Monday, April 9, 2012
Charlie Chaplin's A Countess from Hong Kong Movie Review
As Charlie Chaplin entered the twilight of his life he struggled to get films made the way he was accustomed. Exiled from the United States, he no longer had the playground of his own studio to make films in the painstaking manner that was his style. Because he was in thrall to a studio that was not his own, he had constraints in terms of budget and time. After leaving the United States for England in 1952 he only made two more films in the next 25 years.
We can possibly blame the quality of his final film, A Countess from Hong Kong, on this among several other factors. For Chaplin, A Countess from Hong Kong represented many firsts: first color film; first widescreen film (despite his ridiculing of the format in A King in New York); first comedy not starring himself; first time directing international movie stars. The effect of all these factors is a film that is both not funny as well as technically shoddy.
Marlon Brando plays Ogden Mears, a wealthy millionaire recently appointed U.S. Ambassador to Arabia, who finds himself in the impossible situation of hiding the titular Russian Natascha (Sophia Loren), a stowaway in his ocean liner cabin. As a married man and political figure, the presence of a beautiful young woman in his quarters is potentially embarrassing, so Ogden, in spite of himself, has to keep her squirreled away. This being a light romantic comedy, it’s only a matter of time before they fall in love. Lest you think Ogden a slime for jilting his wife (who turns up late in the film played by Tippi Hedren), a throwaway line early in the film alerts us to their impending divorce.
The biggest impediment to the film’s success as a comedy might just be Brando’s performance. Loren’s performance is lithe and tempestuous, but Brando is a dramatic actor not built for comedy. To see the greatest actor of his day reduced to pratfalls and other shtick just feels embarrassing. There was reportedly a great deal of tension between Brandon and his director. Chaplin’s broad comedy style is anathema to Brando’s reliance on Method acting and he was unable to play the part his way. His comedic timing is way off. His delivery of dialogue and his physical attributes absolutely kill any chance for laughs in his scenes.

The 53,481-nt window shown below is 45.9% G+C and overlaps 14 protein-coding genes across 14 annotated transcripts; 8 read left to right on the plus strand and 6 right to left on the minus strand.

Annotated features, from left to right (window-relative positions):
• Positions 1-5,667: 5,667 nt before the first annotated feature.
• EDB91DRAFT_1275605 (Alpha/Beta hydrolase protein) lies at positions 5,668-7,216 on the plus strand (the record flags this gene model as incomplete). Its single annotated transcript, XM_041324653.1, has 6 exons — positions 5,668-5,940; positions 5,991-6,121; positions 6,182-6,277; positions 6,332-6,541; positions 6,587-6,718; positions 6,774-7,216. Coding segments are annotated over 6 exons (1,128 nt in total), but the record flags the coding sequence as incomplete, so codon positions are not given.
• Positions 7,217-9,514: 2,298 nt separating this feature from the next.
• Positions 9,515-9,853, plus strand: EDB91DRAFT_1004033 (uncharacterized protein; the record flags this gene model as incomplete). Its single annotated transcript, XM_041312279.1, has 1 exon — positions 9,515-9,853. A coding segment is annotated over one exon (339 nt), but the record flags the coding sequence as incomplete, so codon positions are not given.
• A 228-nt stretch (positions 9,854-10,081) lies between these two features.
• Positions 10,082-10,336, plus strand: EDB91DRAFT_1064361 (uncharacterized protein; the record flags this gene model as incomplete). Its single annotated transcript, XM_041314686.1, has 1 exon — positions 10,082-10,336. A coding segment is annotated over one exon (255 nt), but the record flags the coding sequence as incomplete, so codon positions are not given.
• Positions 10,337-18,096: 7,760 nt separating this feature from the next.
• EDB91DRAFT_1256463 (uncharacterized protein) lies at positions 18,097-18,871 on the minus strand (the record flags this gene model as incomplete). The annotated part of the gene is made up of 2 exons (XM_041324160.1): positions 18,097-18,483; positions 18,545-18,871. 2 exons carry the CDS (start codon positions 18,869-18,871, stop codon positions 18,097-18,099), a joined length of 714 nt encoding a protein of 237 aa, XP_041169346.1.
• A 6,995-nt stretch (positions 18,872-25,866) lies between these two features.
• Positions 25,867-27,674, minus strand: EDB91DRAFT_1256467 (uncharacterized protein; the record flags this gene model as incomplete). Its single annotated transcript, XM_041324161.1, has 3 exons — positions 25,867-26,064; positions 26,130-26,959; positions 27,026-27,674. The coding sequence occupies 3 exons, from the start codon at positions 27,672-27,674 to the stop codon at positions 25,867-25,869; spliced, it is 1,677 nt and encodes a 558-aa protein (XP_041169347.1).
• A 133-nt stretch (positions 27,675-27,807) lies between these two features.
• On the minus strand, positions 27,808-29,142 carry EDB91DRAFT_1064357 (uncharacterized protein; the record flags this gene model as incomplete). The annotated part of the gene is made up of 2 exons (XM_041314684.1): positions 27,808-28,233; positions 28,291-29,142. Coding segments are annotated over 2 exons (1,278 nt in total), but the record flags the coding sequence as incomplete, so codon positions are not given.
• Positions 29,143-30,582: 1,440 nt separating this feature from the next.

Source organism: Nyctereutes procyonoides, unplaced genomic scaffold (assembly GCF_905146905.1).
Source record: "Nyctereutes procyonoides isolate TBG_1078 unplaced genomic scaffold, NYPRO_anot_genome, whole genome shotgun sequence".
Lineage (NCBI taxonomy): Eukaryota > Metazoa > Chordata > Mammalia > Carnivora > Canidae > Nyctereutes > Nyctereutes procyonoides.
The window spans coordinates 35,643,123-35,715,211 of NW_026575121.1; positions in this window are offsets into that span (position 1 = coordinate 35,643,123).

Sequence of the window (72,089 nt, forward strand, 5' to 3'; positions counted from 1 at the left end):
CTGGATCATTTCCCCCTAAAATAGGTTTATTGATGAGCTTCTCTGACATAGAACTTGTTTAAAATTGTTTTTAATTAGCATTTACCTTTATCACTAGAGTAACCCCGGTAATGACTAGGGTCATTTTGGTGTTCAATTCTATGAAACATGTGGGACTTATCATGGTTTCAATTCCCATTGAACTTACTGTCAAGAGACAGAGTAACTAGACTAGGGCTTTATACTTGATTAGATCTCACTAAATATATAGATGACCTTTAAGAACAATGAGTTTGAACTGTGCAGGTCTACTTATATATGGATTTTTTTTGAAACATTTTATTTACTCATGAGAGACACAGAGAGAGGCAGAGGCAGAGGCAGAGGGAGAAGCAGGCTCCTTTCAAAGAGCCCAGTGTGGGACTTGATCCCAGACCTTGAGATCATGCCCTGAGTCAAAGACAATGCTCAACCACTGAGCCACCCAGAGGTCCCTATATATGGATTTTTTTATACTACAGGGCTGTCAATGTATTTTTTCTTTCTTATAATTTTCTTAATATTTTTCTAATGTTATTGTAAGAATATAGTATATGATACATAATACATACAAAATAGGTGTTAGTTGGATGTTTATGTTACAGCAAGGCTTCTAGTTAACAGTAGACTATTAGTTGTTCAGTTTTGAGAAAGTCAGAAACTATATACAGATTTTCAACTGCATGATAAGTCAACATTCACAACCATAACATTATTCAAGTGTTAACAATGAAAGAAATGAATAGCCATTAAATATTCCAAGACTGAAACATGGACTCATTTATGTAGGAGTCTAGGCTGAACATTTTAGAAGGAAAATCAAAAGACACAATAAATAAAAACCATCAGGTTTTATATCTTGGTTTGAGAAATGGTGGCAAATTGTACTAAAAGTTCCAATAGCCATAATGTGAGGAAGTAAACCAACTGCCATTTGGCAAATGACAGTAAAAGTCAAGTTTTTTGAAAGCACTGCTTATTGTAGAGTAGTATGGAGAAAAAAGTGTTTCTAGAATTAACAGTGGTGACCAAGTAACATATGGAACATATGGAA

Apart from Loren, the two other performances that stand out are Patrick Cargill in the role of Hudson, Ogden’s valet who serves as a marriage of convenience for Natascha to enter America legally, and Chaplin’s son Sydney Chaplin as the straight man Harvey, Ogden’s lawyer and close friend. Sydney Chaplin demonstrated good dramatic acting chops many years earlier in Chaplin’s Limelight as a young composer who falls in love with Claire Bloom. Though his acting credits were few and minor in the intervening years, he shows poise and maturity as an actor. Cargill brings some of the best notes of comedy to the whole film.
But even without the failed attempt at comedic acting from Brando, the film is still poorly edited, with Gordon Hales missing the mark and holding shots too long. The film should be paced much faster. And as for the anamorphic widescreen – this film seems such an odd choice for Chaplin to have switched to that format. Nearly all the action is confined to Ogden’s state room on a ship. Much of the film feels a lot like a stage play (I think the comedy might be well adapted to that medium) so Chaplin never really takes full advantage of the wider palette for staging the action. He might have achieved a better sense of claustrophobia within the cabin by keeping the ratio to the old 16:9 standard.
I wonder if A Countess from Hong Kong might have fared better if Chaplin had made it two decades earlier, when this kind of fleet romantic comedy fluff was more in vogue. At the end of the sixties, films were going through drastic changes. 1967 is often marked as the beginning of the New Hollywood with films like The Graduate and Bonnie and Clyde getting all the press. All in all it’s a rather sad final chapter in the life of a filmmaking genius who was so often ahead of his time, but very oddly reverted to an outdated style for his swan song.